We can provide no assurances that HighCom sales will be restored to historical levels or that BlastGard will successfully achieve sales of its products.

Our new subsidiary, HighCom, has a history of significant sales, which are not present in
BlastGard. HighCom will attempt to restore sales to historical levels, although no assurances can be given in this regard.  Currently, the Company is devoting primarily all of its manpower and capital resources to the operations of HighCom. If our parent corporation, BlastGard, chooses to devote resources toward the development of sales in its traditional Blastwrap business, these sales activities may not be successful. We can provide no assurances that our operations will be able to operate profitably in the future.
 
 
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Dependence on outside manufacturers and suppliers could disrupt our business if they fail to meet our expectations.  Currently, we rely on outside manufacturers and suppliers for many of our products. In the event that any of our suppliers or manufacturers should become too expensive or suffer from quality control problems or financial difficulties, we would have to find alternative sources.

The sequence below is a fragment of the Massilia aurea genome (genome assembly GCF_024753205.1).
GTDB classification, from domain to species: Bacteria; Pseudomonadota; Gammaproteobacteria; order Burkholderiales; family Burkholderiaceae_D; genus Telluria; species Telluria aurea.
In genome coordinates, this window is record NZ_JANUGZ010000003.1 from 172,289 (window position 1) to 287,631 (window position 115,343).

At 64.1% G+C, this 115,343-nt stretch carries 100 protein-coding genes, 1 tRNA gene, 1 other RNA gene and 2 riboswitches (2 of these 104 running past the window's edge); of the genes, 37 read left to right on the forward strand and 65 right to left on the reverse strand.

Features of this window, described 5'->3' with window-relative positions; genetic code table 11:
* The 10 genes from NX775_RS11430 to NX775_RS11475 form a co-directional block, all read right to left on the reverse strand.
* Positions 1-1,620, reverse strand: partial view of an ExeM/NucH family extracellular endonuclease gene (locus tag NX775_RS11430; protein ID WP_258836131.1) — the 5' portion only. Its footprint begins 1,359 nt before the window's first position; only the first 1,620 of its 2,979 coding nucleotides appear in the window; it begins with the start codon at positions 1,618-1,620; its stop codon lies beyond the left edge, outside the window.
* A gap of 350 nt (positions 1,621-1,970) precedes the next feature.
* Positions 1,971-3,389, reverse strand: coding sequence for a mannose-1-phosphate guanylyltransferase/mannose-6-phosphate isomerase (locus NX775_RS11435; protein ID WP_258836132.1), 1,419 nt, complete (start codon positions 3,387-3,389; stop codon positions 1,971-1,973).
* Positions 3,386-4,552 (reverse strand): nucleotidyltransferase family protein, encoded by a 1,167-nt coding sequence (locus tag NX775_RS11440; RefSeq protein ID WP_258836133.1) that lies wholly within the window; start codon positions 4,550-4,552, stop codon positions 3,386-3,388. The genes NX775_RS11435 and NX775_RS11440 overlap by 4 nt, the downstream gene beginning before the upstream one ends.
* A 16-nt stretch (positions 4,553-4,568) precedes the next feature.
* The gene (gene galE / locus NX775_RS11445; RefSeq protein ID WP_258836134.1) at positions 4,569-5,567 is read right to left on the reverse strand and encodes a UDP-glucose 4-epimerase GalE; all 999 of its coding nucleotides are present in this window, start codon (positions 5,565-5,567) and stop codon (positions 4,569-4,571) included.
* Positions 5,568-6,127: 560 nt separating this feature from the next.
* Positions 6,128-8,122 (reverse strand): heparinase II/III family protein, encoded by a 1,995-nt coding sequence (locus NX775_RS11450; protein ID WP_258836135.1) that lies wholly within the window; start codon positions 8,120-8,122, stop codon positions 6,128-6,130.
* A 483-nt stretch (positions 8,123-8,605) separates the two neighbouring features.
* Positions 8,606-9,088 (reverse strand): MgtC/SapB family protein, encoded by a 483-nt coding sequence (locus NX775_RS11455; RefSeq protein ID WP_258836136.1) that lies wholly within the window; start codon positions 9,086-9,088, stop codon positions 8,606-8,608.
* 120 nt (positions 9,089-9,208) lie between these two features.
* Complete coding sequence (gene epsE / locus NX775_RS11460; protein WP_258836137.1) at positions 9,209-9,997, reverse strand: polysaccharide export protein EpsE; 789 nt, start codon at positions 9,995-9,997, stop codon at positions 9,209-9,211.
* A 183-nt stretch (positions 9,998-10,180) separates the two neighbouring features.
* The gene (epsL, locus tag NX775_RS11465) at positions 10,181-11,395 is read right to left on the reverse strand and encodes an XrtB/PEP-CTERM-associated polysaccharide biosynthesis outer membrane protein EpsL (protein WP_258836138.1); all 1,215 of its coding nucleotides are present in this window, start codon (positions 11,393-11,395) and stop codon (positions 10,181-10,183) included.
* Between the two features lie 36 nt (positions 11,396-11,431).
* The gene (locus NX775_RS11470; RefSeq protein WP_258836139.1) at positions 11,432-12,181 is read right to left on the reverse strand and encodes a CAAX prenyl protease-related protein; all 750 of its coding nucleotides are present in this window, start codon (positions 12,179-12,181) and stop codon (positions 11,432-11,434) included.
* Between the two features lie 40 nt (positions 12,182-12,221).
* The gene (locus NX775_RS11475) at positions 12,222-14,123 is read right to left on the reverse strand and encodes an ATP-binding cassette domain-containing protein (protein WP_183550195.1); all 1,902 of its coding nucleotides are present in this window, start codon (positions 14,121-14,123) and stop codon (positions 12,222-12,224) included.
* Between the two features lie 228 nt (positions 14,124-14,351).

Possible technological obsolescence of our products. Our products may be subject to technological obsolescence, which would adversely affect our business by increasing our research and development costs and reducing our ability to generate sales.  Discovery of another new technology by third parties could replace or result in lower than anticipated demand for our products and could materially adversely affect our operations.

We may not be able to successfully use or defend our intellectual property rights, which would prevent us from developing an advantage over our competitors.  We rely on a combination of patent applications, trademarks, copyright and trade secret laws, and confidentiality procedures to protect our intellectual property rights, which we believe will give us a competitive advantage over our competitors. However, we have not been granted any patents and we may never be granted any patents if our applications are denied.  Even if a patent is issued, use of our technology may infringe upon patents issued to third-parties, which would subject us to the cost of defending the patent and possibly requiring us to stop using the technology or to license it from a third party.  If a third party infringes on a patent issued to us, we will bear the cost of enforcing the patent. If we are not able to successfully use or defend our intellectual property rights, we may not be able to develop an advantage over our competitors.